2

I created a Drupal 7 site with Sqlite on my dev machine. When I go to localhost/install.php it says: Drupal is already installed.

After deploying the whole bunch to shared hosting (windows) the install.php is available again although the site works. It is even available to anonymous users and when the site is in maintenance mode. What should I do to disable that? Or should I deploy another way?

2

What the installer checks for, is whether or not the settings file has database information for the site.

While this sounds simple in theory, and shouldn't lead to install.php being executed, there are many components involved.

  1. There's DNS, which may or may not respond to various sub-domains.
  2. There's the webserver configuration, which may or may not serve sub-domains, and may or may not re-write them before they hit Drupal.
  3. Drupal, since 7, supports a sites.php file which can map domains to sites/ directories.
  4. Finally, there's the sites directory itself, where Drupal can find a settings.php file, check for a valid $db_url, and decide whether or not to allow installation.

Due to the many components, and the technical complexity of setting them all up right, it's very easy to end up in a situation where install.php decides to allow installation. This should generally not be a problem, as anonymous users should not be able to create new databases, but it looks quite wrong regardless.

While removing install.php is a solution, it's technically hacking core, and makes future deployments needlessly complicated.

I normally do two things to counteract this.

The first thing is to run the site from a directory named after the domain, such as sites/example.com/ and make sites/default a link to the main site. This way, any unexpected domains being requested by Drupal will be served by the main domain.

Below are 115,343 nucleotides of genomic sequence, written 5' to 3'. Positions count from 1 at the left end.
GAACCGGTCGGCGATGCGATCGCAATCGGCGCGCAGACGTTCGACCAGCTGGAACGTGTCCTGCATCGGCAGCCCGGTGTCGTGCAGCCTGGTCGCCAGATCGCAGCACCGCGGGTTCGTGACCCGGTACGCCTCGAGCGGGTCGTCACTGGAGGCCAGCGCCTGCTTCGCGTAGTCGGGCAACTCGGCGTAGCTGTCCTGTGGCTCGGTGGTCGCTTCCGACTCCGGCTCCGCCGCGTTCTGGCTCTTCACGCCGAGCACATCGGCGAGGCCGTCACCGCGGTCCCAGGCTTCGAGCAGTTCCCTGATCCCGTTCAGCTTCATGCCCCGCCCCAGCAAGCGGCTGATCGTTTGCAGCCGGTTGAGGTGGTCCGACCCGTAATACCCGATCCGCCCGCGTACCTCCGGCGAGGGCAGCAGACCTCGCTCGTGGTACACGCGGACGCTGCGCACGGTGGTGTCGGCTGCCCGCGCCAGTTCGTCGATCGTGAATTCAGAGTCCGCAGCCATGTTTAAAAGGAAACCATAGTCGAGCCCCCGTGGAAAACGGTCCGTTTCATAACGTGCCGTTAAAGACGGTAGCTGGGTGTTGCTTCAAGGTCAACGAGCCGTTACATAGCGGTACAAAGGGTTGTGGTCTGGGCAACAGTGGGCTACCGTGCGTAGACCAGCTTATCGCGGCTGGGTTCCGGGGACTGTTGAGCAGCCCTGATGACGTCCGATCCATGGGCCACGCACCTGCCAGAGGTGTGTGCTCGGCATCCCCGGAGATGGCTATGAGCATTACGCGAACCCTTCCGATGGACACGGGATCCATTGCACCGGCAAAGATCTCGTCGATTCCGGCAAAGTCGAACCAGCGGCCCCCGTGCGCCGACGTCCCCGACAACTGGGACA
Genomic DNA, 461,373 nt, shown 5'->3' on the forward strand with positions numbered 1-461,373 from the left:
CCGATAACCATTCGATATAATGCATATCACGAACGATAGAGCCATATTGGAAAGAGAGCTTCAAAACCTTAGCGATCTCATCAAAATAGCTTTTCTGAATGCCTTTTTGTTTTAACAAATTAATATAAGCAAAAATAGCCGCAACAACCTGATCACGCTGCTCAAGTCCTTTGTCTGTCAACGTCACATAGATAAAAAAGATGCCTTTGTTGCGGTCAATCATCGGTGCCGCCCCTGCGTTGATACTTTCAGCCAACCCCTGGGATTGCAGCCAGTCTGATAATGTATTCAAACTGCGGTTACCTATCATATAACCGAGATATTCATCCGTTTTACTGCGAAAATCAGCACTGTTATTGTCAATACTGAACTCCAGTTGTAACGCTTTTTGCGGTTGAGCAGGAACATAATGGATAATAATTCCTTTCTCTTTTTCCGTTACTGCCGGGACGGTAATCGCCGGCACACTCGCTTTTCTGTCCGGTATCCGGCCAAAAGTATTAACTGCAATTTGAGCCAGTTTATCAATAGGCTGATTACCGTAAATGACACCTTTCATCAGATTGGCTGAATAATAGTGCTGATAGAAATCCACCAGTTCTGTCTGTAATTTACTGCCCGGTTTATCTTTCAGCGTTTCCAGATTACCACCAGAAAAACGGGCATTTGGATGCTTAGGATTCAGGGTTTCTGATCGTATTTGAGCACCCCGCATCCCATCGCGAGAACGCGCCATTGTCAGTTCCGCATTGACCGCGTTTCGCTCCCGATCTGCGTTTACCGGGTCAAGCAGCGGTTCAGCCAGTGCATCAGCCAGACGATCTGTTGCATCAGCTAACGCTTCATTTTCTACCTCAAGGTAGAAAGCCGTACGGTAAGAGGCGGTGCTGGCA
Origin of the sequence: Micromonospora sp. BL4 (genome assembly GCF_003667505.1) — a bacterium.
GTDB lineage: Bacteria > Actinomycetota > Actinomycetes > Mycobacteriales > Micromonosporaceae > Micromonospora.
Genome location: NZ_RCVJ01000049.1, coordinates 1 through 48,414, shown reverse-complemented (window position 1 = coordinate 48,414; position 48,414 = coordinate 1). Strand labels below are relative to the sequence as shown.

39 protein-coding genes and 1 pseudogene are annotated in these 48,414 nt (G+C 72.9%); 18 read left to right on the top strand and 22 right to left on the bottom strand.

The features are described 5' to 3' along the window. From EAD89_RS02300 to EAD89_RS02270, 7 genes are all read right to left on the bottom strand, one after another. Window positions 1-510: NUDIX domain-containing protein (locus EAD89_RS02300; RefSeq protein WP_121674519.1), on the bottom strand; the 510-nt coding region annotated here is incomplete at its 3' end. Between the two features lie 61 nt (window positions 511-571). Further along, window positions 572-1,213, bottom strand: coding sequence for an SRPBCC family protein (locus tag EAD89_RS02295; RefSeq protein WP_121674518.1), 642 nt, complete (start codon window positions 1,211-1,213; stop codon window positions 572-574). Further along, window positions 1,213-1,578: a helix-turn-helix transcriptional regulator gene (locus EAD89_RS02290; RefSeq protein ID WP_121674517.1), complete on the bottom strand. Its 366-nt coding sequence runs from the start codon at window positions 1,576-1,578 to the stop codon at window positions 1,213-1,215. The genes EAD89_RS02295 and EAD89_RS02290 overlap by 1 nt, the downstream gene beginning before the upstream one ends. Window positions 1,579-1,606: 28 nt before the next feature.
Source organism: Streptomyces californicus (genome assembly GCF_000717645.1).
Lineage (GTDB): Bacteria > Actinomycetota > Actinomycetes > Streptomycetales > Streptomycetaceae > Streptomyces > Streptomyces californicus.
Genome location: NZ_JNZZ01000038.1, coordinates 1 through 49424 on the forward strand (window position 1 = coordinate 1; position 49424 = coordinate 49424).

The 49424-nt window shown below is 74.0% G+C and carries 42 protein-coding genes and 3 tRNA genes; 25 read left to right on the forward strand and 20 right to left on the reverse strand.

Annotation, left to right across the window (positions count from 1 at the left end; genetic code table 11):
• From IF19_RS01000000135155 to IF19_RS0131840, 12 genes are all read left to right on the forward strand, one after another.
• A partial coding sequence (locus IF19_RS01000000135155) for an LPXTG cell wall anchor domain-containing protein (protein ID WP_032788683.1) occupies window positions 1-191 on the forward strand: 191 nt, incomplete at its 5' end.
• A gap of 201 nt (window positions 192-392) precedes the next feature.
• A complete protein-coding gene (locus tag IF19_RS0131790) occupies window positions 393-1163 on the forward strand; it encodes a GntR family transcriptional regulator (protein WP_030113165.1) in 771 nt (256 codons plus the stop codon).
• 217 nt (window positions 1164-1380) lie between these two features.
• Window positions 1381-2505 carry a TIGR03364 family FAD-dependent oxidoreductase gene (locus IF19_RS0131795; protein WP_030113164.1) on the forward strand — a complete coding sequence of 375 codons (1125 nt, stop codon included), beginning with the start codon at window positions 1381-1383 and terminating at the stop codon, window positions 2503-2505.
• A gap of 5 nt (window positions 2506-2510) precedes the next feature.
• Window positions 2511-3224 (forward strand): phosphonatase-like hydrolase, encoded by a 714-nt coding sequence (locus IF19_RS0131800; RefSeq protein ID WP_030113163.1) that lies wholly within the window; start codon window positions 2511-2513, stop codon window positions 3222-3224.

Second, I always just block access to install.php completely on any production systems with this vhost file:

# ssh -L 8080:127.0.0.1:80 example.com
<Location /install.php>
  Deny from all
  Allow from 127.0.0.1
</Location> 

<Location /update.php>
  Deny from all
  Allow from 127.0.0.1
</Location>

This ensures apache blocks access to both install and update. The comment at the top is a reminder for how I can open an ssh tunnel to the server so my traffic looks like it's coming from 127.0.0.1, thus allowing developers access to run update.php.

Something similar in IIS below. Note that I have not tested this. Someone with ISS experience, please update or comment so I can improve this part.

<location path="install.php">
    <system.webServer>
        <security>
            <authorization>
                <remove users="*" roles="" verbs="" />
                <add accessType="Allow" roles="Administrators" />
            </authorization>
        </security>
    </system.webServer>
</location>
  • Windows - IIS hosting... – Koen May 28 '12 at 10:04
  • Added IIS example. – Letharion May 28 '12 at 10:15
  • I'm sorry but this simply doesn't explain why install.php is even available and how to resolve the real cause. It is not supposed to serve the installation wizard when the site is already installed. – Koen May 29 '12 at 8:57
  • Significantly expanded the answer with more information. – Letharion May 29 '12 at 12:21
0

One way is just to delete the install.php file altogether. Another option is to set permissions on the file so that it is unusable by the user that providing content through apache (presumably)

  • Windows - IIS hosting... – Koen May 28 '12 at 10:04

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